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Cuisine at home March/April 2020

Whether you’re looking for approachable dinner options, unique entertaining ideas, or how-to help, Cuisine at home packs each issue with expert culinary advice and original test kitchen-approved recipes, all aimed at teaching and inspiring you in the kitchen so you can creatively cook with confidence, every time.

United States
Active Interest Media
$6.63(Incl. tax)
$31.85(Incl. tax)
6 Issues

in this issue

1 min
from the editor

I consider myself very lucky to do this job. I spend my days researching food topics, developing recipes, tasting all the food that comes out of the test kitchens, preparing food for photography, then writing all about it. And, I get to work with extremely creative people. It’s pretty appealing work but it does have its drawbacks. Since we’re typically producing magazines “out of season,” it can be difficult to find ingredients we need for a story. For instance, this spring issue we're doing an artichoke article. Try locating fresh baby artichokes in Iowa in December when you have a deadline looming. But John persevered and found some. John also created the fabulous salmon dinner especially designed with Easter in mind. This menu screams spring: salmon fillets served with a crab…

1 min
let’s get social

THE BUZZ | WHAT’S YOUR MUST-HAVE COOKING INGREDIENT? Take a look in your fridge or pantry. Is there an ingredient that’s ALWAYS there, that somehow ends up in most of your cooking, that you’d feel lost without? From some of his earliest memories, and even this very morning, John has had peanut butter on the brain. Haley at one point had four jars of mayonnaise in her fridge. And Amanda loves lemons, but hides them from her mom, who hates lemon in savory dishes, and can sniff out the slightest bit. Do you have a must-have ingredient? Let us know what your favorites are on Facebook or Instagram by using the hashtag #musthaveit and don’t forget to tag us @cuisineathome. WHAT’S TRENDING AT CUISINE LET’S MAKE A MEAL So, you have and in your fridge…

2 min
tips from our readers

BREAD BLISS I love baking bread in my cast-iron cookware, but transferring the dough into the hot Dutch oven without burning my hands is tricky. To solve this, I place the dough on my cast-iron pizza pan. (TK note: we used a baking stone.) I cover the bread with the Dutch oven and bake, uncovering for the last 15 minutes. The bread bakes just like being in a Dutch oven, coming out perfectly, without burned hands. DENNIS KIHLSTROM ELROY, AZ HANDY TIMESAVERS WARM UP Keeping vegetables hot at the table used to be a problem, but not anymore — now I heat the serving bowl. Just add boiling water to the dish, let it stand a few minutes until it’s hot, then discard the water, dry it, and add the food to the warmed dish. MICHAEL…

2 min
in the now

COMPLETE PROTEIN PASTA The noodles made by Modern Table use only 3 non-GMO ingredients: Red lentil flour, white rice, and pea protein or beets, which means their pastas are also gluten-free. And with the deliberate ingredient selection, they also contain all 9 essential amino acids to form a complete protein! While wheat-free pastas get a bad rap when it comes to flavor and/or texture, these noodles have hit the mark, in regards to both great flavor and texture. Moderntable.com COLD BREW TO GO Instead of hitting up your local coffee shop for a pricey cup of cold brew, brew your own wherever you are with the Rumble Go Portable Cold Brew Coffee Maker. The convenient, portable, stainless steel filter fits in a variety of wide-mouth water bottles. And thanks to an adjustable silicone…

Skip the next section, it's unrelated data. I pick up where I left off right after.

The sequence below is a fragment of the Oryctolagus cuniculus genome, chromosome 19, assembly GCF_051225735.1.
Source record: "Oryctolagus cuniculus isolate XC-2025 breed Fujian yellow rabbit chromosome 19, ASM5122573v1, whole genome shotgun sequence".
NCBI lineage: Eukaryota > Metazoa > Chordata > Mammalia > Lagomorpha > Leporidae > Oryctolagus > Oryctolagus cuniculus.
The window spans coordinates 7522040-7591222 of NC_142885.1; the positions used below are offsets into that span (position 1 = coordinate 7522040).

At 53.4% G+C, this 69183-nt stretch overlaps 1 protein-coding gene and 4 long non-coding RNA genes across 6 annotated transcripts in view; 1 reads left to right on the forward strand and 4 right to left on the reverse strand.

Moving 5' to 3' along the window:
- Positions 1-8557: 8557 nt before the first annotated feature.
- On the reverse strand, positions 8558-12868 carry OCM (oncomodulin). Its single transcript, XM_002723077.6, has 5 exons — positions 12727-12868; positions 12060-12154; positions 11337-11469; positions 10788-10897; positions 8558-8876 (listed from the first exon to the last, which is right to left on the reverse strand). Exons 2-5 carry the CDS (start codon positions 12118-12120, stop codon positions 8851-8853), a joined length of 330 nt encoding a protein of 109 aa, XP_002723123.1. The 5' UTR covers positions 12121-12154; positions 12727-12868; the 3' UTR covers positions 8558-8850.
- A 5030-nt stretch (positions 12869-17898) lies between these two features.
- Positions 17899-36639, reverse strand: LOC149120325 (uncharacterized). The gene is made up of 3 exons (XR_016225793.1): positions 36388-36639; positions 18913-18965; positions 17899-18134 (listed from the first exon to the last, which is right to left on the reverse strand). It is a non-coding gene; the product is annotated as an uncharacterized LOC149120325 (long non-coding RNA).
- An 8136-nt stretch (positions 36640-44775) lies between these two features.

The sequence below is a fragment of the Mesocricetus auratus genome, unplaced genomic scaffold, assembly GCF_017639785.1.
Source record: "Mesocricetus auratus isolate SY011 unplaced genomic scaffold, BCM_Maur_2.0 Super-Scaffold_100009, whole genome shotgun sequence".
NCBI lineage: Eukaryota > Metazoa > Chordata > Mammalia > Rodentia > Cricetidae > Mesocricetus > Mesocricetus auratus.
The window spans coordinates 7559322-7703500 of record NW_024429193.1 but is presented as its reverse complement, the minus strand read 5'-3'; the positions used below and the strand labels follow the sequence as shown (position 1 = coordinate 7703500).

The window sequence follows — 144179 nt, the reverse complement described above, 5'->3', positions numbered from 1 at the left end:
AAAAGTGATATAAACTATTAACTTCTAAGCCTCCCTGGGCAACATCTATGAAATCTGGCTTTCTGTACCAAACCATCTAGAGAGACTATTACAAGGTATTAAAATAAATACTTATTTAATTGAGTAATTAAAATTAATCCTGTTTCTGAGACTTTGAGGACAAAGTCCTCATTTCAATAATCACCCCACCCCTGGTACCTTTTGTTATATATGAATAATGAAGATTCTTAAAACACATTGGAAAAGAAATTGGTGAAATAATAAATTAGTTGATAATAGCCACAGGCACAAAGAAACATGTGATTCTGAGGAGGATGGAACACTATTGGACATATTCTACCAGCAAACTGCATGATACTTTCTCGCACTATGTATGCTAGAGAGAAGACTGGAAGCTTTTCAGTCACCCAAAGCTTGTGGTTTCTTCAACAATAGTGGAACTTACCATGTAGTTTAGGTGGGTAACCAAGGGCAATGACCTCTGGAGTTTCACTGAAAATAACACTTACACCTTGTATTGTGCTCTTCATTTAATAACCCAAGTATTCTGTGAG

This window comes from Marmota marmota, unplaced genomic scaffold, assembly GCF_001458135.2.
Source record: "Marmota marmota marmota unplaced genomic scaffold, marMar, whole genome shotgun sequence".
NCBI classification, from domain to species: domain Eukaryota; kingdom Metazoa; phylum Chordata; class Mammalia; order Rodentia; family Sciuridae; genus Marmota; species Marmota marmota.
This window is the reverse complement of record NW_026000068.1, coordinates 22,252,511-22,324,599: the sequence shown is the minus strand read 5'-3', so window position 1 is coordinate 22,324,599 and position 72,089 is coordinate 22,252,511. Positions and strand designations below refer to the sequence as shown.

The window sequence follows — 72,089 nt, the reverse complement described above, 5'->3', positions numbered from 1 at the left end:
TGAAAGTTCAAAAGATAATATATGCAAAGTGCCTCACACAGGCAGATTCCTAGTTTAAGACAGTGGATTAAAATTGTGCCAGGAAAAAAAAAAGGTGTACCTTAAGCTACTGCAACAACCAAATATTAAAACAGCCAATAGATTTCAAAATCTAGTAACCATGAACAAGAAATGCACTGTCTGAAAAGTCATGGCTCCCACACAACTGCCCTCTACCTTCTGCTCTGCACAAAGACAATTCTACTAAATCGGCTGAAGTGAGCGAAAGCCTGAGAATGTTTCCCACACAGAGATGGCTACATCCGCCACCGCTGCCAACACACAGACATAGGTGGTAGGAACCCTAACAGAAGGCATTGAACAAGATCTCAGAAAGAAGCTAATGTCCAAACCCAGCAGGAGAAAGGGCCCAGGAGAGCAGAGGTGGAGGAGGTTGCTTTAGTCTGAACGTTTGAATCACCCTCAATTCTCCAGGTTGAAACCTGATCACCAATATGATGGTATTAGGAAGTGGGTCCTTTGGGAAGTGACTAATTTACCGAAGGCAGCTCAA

5 min
the artful artichoke

AN ARTICHOKE IS A VERY UNIQUE LOOKING vegetable that really comes to life once cooked. How anyone ever discovered this is a conundrum. It’s considered a perennial thistle, characterized by prickly petals, and only parts of the artichoke can be consumed. The outside of the artichoke bulb features green petals, which, for the most part, are stringy, fibrous, and not ideal to eat. The edible portion is at the bottom of the petals, where there’s a tiny bit of soft flesh. The outermost layers tend to be the toughest — the leaves get softer as you get closer to the center. Once you reach the center, it’s necessary to remove the inedible choke to enjoy the best part of the artichoke — the tender heart. A member of the sunflower family,…

7 min
simple spring menus

IF YOU’RE ANYTHING LIKE US, you’re done with winter once the calendar flips from February to March, even though you still might need that sweater. You start seeking out fresh spring vegetables and crave meals that are a bit lighter. These menus are a sample of the best the season has to offer. Lamb is a quintessential springtime favorite, and a side of seasonal roasted vegetables is all this meal needs. Plus, it’s simple enough for a weeknight, yet elegant enough to serve at a dinner party. You begin seeing other seasonal ingredients like watercress, frisée, and pea shoots, which when combined, create a flavorful salad — perfect to pair with the lightly sweetened maple-glazed chicken breasts. As simple as it seems, it’s out-of-this-world. And since we’re not completely done with cooler temps,…